No one could have seen this coming.
NASCAR has promoted the 2021 Cup Series as the best season ever. That claim remains to be seen, although through the first seven races, it might be the most unpredictable season ever.
There have been seven different winners in the seven races, and definitely not who you would expect.
It started off with Michael McDowell pulling off an upset in the Daytona 500 when Team Penske teammates Joey Logano and Brad Keselowski wrecked each other on the last lap. Fast forward to Monday and it was Logano, who has limited dirt-track experience, as the unlikely winner of the Food City Dirt Race at Bristol Motor Speedway.
Heading into Daytona, oddsmakers installed Denny Hamlin as a pre-race favorite at 5-1 for the 500. He had three wins in the “Great American Race,” including the previous two. On the other hand, McDowell had 66-1 odds to win, near the bottom of the pack.
Surely the next week at the Daytona road course would be easier to pick. After all, defending NASCAR champion Chase Elliott had been the recent king of the road with five road-course wins. If Elliott faltered, it had to be Joe Gibbs Racing teammates Martin Truex Jr. or Kyle Busch taking home the trophy. Turns out, it was a Joe Gibbs Racing driver who won, but not who the experts expected. Christopher Bell, whose previous best road-racing finish was 21st, captured the win.
The series next went to the mile-and-a-half Homestead track. Hamlin, Harvick, Logano or one of the Busch brothers all seemed like good picks based on past performance. William Byron, perhaps the most unlikely of the Hendrick Motorsports camp, came through with the victory. Byron had been solid with a ninth-place finish his last Homestead race, but there was little to indicate he would lead 102 of the 267 laps.
Las Vegas, the home of the oddsmakers, was next on the list. If any of the races went closest to form, it was here. Most expected Kyle Larson to win races in 2021, but it was somewhat surprising it came in just the fourth race of the season. Driving the No. 5 Chevrolet, he outdueled Keselowski in the No. 2 Ford for the trophy.
Martin Truex Jr. won the next race at Phoenix, which doesn’t sound like much of a surprise with a former series champion in victory lane. Dig deeper into the stats and Truex had led a total of 123 laps in 30 previous Phoenix races. The favorite going in was Harvick, a nine-time Phoenix winner, or Elliott, who dominated the championship race in November.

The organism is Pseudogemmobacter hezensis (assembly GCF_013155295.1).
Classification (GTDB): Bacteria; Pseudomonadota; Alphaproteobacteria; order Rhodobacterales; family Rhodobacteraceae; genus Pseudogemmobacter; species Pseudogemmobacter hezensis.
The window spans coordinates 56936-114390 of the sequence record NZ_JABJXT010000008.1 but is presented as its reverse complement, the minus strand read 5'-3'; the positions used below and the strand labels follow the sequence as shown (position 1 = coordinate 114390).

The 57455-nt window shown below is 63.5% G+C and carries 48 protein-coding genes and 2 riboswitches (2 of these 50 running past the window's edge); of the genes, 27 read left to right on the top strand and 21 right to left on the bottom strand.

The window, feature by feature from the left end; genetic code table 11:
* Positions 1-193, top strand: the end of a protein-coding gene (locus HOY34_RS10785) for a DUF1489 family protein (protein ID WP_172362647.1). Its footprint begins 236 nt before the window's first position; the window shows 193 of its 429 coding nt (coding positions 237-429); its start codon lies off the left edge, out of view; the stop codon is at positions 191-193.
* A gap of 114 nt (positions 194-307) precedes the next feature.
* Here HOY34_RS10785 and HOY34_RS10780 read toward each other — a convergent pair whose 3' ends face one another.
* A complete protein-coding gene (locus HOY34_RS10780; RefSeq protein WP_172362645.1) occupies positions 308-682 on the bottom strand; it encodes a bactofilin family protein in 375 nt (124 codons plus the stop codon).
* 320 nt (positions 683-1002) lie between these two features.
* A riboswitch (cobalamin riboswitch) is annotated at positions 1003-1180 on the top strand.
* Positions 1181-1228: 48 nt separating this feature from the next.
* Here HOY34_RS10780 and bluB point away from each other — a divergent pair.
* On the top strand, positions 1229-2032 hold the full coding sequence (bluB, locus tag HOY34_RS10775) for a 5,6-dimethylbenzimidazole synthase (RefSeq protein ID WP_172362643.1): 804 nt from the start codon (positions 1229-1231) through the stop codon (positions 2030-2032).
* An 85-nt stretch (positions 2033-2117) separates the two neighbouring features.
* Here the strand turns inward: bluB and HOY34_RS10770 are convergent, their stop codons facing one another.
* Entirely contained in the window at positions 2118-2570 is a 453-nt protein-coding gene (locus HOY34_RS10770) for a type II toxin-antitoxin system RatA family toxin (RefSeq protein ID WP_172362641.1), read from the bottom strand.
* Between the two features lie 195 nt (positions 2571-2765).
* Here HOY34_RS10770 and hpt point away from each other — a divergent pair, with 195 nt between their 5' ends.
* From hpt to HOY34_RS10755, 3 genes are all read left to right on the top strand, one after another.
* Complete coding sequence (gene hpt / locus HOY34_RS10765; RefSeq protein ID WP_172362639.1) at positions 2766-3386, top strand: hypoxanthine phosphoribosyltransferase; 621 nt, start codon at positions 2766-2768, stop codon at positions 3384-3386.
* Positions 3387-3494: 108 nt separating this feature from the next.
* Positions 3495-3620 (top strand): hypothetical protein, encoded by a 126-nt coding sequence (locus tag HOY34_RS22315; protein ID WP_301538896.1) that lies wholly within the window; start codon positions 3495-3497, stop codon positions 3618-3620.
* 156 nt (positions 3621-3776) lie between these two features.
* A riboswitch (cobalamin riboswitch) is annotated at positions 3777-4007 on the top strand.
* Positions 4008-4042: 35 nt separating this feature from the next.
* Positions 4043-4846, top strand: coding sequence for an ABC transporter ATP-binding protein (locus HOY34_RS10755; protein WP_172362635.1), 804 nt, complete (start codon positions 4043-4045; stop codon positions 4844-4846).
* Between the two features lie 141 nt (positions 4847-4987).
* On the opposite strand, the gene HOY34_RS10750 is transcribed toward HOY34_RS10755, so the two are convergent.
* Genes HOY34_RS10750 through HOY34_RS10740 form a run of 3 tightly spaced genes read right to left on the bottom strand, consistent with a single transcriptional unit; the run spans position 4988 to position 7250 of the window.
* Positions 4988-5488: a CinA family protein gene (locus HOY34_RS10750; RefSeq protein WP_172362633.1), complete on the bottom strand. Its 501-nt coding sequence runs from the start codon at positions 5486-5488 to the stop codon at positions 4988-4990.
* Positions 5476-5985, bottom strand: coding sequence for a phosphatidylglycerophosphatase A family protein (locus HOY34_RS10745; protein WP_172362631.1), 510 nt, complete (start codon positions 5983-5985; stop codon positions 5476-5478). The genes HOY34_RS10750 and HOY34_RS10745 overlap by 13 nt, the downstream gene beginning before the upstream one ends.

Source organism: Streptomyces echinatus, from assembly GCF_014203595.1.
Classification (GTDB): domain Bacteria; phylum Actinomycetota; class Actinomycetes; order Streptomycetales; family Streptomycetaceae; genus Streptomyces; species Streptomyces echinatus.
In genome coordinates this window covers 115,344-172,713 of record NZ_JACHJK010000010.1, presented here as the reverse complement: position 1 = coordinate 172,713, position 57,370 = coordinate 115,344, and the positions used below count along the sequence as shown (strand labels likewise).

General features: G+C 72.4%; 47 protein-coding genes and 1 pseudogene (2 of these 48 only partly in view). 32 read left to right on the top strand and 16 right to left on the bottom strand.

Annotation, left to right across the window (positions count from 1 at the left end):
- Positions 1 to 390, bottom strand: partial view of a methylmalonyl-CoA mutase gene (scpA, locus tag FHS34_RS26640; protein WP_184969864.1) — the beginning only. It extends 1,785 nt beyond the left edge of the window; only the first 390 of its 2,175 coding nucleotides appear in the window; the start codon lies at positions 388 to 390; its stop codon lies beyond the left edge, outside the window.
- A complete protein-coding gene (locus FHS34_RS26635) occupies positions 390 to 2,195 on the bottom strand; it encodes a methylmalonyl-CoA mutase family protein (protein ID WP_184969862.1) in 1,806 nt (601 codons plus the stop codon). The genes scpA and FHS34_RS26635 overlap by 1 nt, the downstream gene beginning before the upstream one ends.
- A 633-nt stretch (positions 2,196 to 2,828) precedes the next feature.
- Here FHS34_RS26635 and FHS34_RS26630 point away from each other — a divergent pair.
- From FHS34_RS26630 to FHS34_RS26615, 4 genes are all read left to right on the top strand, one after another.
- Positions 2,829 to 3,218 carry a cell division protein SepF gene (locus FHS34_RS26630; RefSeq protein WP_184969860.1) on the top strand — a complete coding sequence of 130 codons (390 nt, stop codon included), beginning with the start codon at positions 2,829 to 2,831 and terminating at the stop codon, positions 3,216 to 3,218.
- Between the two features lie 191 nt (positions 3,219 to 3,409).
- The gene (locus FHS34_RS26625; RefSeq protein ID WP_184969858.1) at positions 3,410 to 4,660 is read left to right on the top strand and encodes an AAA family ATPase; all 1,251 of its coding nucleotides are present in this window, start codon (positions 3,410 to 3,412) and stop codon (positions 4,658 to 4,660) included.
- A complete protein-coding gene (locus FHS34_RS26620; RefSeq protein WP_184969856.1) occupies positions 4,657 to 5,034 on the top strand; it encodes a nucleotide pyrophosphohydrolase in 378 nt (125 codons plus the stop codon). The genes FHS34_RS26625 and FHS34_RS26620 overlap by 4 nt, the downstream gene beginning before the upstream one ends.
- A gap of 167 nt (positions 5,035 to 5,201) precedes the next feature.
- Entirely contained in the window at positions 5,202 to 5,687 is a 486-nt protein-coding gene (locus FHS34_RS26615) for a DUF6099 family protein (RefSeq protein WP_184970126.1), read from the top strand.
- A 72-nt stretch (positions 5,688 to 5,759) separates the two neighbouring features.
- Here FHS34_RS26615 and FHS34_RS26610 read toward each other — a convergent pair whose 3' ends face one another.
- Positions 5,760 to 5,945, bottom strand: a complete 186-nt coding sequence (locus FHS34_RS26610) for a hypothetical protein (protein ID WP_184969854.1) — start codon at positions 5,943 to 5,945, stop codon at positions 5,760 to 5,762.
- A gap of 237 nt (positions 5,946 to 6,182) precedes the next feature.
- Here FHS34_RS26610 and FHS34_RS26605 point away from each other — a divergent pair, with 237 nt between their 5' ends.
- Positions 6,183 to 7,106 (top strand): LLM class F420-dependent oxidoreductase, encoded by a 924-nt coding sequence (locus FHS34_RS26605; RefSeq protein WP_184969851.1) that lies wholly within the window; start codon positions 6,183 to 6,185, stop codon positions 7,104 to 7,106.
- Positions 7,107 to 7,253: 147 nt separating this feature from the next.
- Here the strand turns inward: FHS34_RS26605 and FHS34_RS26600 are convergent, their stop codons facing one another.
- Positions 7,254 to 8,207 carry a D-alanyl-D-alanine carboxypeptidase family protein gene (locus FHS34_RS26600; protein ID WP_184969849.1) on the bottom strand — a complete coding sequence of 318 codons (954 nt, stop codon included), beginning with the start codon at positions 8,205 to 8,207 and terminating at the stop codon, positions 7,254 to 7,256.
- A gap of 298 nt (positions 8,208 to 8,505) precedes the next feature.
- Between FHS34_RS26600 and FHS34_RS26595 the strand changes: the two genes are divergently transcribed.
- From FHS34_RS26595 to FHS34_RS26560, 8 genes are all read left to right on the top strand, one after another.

The series then moved to Atlanta. After his run at Las Vegas, it wasn’t shocking to see Larson setting the pace. He won the first two stages and led 269 laps overall. Yet, he didn’t win. Ryan Blaney, in the No. 12 Team Penske Ford, ran him down and passed him with eight laps to go for the victory.
That brought us to the most unpredictable weekend of the year with the historic race on the Bristol dirt. Larson, Bell and Austin Dillon, who won all three races he entered at the previous week’s Bristol Dirt Nationals, were the early favorites.
None of them were a factor in the race. More surprisingly, Larson finished 35th in the Truck Series race. That race was won by Truex, whose previous dirt experience was limited to a pair of exhibition races.
In the Cup race, Dillon finished a lap down in 21st. Larson, who was caught up in an early crash with Bell, finished 29th. Bell, who lost control trying to make a run on the high side, was 34th.
The race came down to Logano and Hamlin, two drivers with little experience racing on dirt. Add in Daniel Suarez, even more of a novice to dirt racing, and there were battles for the lead no one expected.
Next up is Martinsville and the first race under the lights for the Cup Series’ oldest track.
Recent history would suggest that Keselowski, Truex or Elliott are favorites on the flat, paper-clip shaped short track. If you’re looking at career numbers, Hamlin leads with five wins while each of the Busch brothers have two Martinsville wins.
But there is little going to form this crazy season and who will take home one of the Martinsville grandfather clocks as a winner’s trophy is anyone’s guess.